Conservationist explains importance of legislation to protect endangered wildlife in Texas
CHEROKEE COUNTY, Texas (KTRE) - Bipartisan supporters of proposed federal wildlife legislation are wanting to take a proactive approach to protecting natural habitats in the U.S.
The proposed legislation is called the Recovering America’s Wildlife Act (RAWA). House Resolution 3742 would provide $1.3 billion annually to state initiatives, and $97.5 million to tribal nations to support at-risk fish and wildlife populations and their habitats.
“It’s trying to enhance a species before it gets to be threatened or endangered. This is not taking species to [the] Endangered Species Act," said Michael Banks of Texas Conservation Alliance. "It’s trying to prevent them from getting there.”
Many parts of East Texas have a vested interest in the bill. Texas is home to more than 1,300 of the 12,000 species identified nationwide as Species of Greatest Conservation Need, according to Texas Parks and Wildlife. Many iconic fish and wildlife species are in decline, including the much-loved Texas horned lizard, pronghorn antelope, Guadalupe bass, sea turtles, and many grassland and coastal birds.
H.R. 3742 is being called a once-in-a-generation opportunity to save these wildlife species, and to provide more regulatory certainty for businesses, land developers, the oil and gas industry, and governmental entities.
“H.R. 3742 would be a game-changer for fish and wildlife in Texas and across the country,” said John Shepperd,” Texas Alliance for America’s Fish and Wildlife spokesman. "The Recovering America’s Wildlife Act is a cost-effective way to recover fish and wildlife populations without the more reactive, ‘emergency room’ measures of the Endangered Species Act. Once a species reaches the need to be listed as Threatened or Endangered, the process of recovery is more difficult and expensive. It is much smarter to act before these at-risk populations reach a critical point.”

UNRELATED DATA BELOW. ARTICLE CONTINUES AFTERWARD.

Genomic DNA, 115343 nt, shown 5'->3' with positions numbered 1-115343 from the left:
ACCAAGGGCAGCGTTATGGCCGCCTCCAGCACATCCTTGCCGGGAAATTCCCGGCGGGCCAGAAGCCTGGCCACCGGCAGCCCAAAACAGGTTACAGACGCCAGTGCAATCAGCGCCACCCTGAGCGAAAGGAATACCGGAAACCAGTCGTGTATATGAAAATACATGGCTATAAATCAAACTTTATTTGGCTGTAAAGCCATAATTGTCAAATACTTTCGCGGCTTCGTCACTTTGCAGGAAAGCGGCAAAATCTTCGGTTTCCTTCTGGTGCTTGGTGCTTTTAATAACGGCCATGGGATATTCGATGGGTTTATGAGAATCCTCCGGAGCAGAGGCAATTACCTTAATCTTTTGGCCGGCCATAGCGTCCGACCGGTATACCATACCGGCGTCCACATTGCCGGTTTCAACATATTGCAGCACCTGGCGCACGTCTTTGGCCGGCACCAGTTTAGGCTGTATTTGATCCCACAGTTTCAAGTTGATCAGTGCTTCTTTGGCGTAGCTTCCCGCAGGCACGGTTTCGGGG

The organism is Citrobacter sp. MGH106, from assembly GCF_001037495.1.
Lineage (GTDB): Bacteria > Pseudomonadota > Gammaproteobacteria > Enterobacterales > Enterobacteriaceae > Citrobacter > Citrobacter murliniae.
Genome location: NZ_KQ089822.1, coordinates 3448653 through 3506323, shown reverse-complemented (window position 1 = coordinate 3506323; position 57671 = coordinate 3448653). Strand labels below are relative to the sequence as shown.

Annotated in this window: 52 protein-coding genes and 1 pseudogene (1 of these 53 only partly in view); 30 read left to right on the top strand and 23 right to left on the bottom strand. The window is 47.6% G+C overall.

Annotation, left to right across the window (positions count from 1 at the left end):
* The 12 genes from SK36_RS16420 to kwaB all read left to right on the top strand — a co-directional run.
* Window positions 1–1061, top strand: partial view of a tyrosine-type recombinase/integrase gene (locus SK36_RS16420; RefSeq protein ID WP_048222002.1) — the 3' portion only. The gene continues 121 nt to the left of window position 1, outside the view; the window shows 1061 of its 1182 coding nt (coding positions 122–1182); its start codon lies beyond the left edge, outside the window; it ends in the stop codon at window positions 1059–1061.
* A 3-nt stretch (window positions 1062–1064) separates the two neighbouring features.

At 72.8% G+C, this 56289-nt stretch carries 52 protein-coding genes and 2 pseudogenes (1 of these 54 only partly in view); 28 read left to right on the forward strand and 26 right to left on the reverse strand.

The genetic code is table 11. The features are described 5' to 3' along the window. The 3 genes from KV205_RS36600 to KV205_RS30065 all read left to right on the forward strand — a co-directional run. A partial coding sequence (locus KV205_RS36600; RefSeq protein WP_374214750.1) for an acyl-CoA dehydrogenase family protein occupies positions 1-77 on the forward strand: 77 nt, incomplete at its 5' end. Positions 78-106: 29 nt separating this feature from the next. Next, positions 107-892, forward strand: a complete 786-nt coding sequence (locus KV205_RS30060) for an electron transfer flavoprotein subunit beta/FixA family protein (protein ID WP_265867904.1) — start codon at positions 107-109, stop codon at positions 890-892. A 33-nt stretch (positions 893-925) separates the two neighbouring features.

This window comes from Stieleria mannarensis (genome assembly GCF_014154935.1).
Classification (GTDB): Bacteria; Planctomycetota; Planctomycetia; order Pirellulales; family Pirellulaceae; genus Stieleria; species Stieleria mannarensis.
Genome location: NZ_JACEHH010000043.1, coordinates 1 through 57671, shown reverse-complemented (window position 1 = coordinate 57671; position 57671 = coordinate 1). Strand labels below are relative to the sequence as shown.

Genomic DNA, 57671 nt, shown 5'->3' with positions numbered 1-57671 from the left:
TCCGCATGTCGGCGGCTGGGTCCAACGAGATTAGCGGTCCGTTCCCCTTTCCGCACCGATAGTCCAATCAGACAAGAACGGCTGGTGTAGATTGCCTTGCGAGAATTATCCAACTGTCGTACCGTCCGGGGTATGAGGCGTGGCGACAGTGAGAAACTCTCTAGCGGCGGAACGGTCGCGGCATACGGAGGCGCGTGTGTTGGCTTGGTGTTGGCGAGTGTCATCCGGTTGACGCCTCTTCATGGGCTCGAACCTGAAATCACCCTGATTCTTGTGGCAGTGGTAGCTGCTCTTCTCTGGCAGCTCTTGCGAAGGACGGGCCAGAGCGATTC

“Healthy fish and wildlife populations are the backbone of Texas’ multi-billion dollar outdoor recreation economy,” Shepperd added. “Which includes hunting, angling, wildlife watching, kayaking, nature tourism, camping, and hiking. Research has proven children do better in school when they connect with nature. Functioning ecosystems provide food, fiber, timber, pollination, and clean air and water, which benefit all of us.”
In Deep East Texas, parks like Mission Tejas and Davy Crockett National Forest are surrounded by species the state is wanting to protect. Just south of Alto, there are nesting grounds for the red-cockaded woodpecker. Farther east, there’s the Neches River, where crews are protecting its shores from tornado debris.
Banks, a native of Jacksonville, said he’s hopeful the wildlife legislation could protect the river in other ways.
“There are fresh water mussels in the Neches River that occur only on the Neches River," he explained. "[University of Texas at Tyler] has done extensive research on these, and these are so helpful because they improve the water quality in the river.”
The Recovering America’s Wildlife Act gained a lot of support in the last congressional session. One-hundred-sixteen members of Congress cosponsored the House bill, evenly split between Republicans and Democrats. Texas had the second highest number of cosponsors of any state, 13 total, including 6 Republicans and 7 Democrats.
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